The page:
Many astute theologians have become frustrated trying to explain what it means that there is one God in three persons.  Here’s a favorite story that comes up in their discussions:

Jesus said, “Who do men say that I am?”

And his disciples answered and said, “Some say you are John the Baptist returned from the dead; others say Elias, or other of the old prophets.”

And Jesus answered and said, “But whom do you say that I am?”

Peter answered and said, "Thou art the Logos, existing in the Father as His rationality and then, by an act of His will, being generated, in consideration of the various functions by which God is related to his creation, but only on the fact that Scripture speaks of a Father, and a Son, and a Holy Spirit, each member of the Trinity being coequal with every other member, and each acting inseparably with and interpenetrating every other member, with only an economic subordination within God, but causing no division which would make the substance no longer simple."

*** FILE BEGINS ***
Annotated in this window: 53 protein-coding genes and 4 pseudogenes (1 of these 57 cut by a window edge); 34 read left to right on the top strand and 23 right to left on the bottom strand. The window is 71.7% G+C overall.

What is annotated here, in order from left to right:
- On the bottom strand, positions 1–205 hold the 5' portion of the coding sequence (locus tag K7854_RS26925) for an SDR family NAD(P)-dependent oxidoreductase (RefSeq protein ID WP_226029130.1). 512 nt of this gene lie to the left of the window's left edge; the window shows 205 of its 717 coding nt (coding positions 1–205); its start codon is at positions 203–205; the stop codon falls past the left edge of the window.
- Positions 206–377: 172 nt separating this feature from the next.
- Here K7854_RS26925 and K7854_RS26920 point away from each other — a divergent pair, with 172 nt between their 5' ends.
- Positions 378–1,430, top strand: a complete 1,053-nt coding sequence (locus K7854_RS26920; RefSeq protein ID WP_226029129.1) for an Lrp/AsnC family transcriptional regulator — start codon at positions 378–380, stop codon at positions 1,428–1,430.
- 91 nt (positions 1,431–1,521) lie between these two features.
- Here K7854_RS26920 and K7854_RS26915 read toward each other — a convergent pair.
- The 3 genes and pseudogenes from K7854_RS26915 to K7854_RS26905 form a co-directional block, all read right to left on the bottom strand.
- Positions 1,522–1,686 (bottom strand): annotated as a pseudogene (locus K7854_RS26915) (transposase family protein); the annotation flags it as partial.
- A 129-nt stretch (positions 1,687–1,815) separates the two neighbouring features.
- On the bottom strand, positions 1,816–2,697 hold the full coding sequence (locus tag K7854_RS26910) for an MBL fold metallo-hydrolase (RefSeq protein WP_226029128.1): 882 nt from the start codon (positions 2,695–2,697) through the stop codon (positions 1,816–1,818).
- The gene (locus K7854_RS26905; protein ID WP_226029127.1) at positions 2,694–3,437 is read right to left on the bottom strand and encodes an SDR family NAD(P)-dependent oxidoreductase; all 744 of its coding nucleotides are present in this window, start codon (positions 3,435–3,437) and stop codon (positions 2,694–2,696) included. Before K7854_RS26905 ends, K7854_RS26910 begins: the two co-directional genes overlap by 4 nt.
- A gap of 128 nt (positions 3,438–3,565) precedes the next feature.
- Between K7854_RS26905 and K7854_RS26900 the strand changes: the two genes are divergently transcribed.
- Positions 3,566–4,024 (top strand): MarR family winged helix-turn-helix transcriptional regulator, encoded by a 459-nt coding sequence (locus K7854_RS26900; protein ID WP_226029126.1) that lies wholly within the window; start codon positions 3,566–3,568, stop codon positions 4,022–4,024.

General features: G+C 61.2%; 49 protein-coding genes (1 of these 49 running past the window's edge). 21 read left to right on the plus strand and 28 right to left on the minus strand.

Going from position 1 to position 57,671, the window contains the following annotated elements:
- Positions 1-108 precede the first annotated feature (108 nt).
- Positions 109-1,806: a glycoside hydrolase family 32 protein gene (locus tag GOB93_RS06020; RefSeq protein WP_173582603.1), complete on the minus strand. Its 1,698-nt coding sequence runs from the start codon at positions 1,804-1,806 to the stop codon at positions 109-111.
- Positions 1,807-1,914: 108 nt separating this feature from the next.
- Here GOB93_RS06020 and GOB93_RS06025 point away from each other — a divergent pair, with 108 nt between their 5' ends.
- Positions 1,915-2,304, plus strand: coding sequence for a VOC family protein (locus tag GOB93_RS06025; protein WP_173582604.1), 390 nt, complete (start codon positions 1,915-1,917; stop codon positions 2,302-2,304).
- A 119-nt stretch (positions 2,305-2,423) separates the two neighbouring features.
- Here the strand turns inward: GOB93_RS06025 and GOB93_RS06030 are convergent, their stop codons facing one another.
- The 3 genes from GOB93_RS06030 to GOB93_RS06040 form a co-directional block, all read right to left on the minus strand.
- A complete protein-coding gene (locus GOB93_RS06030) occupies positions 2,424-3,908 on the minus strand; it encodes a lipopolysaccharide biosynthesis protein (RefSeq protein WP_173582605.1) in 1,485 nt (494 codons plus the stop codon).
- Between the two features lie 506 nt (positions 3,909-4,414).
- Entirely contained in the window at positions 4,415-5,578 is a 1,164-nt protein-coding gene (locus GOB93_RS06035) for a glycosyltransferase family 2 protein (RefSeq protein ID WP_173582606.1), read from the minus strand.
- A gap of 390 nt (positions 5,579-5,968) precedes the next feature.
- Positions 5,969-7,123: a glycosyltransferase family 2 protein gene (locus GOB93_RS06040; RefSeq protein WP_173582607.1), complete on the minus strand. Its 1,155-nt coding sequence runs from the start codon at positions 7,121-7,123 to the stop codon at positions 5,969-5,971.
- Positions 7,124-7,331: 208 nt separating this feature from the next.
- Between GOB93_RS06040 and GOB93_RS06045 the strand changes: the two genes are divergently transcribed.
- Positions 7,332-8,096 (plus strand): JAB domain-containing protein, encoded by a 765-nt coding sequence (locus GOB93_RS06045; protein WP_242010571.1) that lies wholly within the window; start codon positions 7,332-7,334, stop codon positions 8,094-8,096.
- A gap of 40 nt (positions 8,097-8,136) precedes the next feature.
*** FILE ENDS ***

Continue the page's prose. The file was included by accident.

And Jesus answering said, "What?"

So we are in good company when we scratch our heads over this Trinity business. Maybe we will never understand the how of the Trinity, yet it seems important to ask why this idea of God being expressed in three persons intrigues us so.

 

In Genesis, the foundational story of monotheistic faith, God says, “Let us make humankind in our image, after our likeness.”  OUR image! The image of God is presented as being communal. Our Christian faith story says there were from eternity three mutually dependent, inter-communicating aspects to the one God.  God is Creative Source, God is universal Presence of Love as revealed in Jesus, God is Energy and Wisdom.  Our ancestors have spoken of God as Father, Son and Spirit. These three aspects of God were seen as being in a kind of divine dance, exchanging between them an empowering love that sustains Creation (the dance) and draws all things into relationship with the Divine. 

That’s why the most recent effort to explain Trinity involves the idea of the dance that many of the images in our slide show illustrate.  Theologians call the Trinity a perichoresis of relationship, which refers to a “moving around in pattern.”  It’s like a 3-person dance that couldn’t fully exist without all the moving energy of all three participants.  The Body of Christ, when perfectly functional, could also be considered a perichoresis.